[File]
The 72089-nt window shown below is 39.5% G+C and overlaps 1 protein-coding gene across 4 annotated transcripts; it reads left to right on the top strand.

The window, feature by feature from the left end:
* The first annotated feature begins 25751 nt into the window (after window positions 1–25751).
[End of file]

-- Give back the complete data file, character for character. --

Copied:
The 72089-nt window shown below is 39.5% G+C and overlaps 1 protein-coding gene across 4 annotated transcripts; it reads left to right on the top strand.

The window, feature by feature from the left end:
* The first annotated feature begins 25751 nt into the window (after window positions 1–25751).